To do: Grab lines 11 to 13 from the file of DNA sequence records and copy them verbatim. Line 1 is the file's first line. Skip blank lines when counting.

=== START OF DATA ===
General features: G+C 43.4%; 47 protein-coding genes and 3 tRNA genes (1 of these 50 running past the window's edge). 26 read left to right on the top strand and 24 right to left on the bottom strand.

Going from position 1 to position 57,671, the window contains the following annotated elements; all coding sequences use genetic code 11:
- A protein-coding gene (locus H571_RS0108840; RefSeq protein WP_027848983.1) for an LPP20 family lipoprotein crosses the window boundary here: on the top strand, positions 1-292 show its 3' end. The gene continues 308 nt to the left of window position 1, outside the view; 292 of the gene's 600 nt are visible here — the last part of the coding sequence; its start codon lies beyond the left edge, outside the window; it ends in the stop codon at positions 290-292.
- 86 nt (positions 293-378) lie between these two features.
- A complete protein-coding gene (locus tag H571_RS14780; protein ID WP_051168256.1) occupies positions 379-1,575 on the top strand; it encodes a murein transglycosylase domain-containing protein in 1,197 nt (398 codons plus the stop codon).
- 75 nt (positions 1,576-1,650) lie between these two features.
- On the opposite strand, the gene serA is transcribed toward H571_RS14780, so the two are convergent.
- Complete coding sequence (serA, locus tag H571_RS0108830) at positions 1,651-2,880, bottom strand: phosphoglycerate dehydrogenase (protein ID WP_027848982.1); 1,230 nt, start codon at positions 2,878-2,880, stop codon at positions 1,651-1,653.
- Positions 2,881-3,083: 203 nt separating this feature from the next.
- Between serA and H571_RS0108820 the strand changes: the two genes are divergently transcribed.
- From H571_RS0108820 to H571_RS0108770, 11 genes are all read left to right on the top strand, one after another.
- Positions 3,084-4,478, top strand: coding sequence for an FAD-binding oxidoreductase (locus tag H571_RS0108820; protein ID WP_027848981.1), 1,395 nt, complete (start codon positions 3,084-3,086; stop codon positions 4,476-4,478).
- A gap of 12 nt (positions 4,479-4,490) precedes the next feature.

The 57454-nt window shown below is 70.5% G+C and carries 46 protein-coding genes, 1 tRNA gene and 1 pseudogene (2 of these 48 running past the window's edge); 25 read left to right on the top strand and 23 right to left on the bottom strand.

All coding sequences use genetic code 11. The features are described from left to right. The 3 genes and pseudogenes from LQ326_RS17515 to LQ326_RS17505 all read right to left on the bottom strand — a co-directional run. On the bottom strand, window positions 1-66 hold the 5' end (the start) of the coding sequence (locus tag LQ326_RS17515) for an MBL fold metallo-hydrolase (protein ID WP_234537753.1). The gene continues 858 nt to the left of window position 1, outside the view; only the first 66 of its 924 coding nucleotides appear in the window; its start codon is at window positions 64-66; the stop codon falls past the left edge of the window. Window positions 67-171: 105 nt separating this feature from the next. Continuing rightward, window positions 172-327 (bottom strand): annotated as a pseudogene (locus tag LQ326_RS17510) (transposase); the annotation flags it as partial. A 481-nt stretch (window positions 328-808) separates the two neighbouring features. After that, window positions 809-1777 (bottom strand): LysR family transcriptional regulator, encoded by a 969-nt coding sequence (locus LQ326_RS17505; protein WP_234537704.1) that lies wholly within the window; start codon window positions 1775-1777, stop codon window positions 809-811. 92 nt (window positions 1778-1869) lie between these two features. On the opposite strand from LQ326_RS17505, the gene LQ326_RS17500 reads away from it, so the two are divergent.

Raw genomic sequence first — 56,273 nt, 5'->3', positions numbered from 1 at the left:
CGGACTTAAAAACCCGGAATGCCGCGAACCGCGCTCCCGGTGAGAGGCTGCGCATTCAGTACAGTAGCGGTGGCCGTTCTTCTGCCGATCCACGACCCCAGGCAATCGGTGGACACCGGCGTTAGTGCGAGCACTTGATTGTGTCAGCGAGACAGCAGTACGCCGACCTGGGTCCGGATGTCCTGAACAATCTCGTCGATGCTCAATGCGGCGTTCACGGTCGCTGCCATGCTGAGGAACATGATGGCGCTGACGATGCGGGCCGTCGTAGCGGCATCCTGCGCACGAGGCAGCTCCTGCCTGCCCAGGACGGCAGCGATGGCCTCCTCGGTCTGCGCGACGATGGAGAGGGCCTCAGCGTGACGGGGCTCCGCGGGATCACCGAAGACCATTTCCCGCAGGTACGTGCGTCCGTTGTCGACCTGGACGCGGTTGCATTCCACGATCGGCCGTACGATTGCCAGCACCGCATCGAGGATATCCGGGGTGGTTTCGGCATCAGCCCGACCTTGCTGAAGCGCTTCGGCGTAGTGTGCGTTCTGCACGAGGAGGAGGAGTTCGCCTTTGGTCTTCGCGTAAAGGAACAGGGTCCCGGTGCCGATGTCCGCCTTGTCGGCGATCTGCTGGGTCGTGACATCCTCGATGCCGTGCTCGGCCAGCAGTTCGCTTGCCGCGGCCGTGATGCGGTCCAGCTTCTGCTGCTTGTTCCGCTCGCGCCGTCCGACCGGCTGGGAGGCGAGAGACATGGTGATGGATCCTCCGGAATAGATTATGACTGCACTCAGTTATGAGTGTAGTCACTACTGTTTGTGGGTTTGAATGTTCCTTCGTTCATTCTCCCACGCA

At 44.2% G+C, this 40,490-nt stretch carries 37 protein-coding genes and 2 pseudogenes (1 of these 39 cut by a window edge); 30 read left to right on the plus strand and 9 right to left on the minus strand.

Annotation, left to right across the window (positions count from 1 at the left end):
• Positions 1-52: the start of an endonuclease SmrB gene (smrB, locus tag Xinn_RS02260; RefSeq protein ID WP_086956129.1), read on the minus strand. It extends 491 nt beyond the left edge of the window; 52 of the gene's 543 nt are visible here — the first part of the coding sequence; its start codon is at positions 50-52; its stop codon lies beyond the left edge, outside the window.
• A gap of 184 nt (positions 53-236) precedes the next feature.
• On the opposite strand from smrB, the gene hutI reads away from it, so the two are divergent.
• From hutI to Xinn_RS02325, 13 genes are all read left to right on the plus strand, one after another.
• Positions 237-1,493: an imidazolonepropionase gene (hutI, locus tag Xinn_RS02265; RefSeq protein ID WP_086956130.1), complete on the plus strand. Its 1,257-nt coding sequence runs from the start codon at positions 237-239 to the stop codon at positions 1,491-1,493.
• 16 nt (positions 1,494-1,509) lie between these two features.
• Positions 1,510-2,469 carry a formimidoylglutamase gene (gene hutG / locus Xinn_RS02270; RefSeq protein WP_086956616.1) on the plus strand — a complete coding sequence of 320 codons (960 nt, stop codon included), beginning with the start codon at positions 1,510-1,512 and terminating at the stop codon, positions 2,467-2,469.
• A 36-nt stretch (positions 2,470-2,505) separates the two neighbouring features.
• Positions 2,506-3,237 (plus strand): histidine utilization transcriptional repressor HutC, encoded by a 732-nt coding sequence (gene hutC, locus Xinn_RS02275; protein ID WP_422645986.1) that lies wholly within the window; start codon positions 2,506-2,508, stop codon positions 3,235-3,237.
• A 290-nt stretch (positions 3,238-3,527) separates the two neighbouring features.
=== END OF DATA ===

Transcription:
- From H571_RS0108820 to H571_RS0108770, 11 genes are all read left to right on the top strand, one after another.
- Positions 3,084-4,478, top strand: coding sequence for an FAD-binding oxidoreductase (locus tag H571_RS0108820; protein ID WP_027848981.1), 1,395 nt, complete (start codon positions 3,084-3,086; stop codon positions 4,476-4,478).
- A gap of 12 nt (positions 4,479-4,490) precedes the next feature.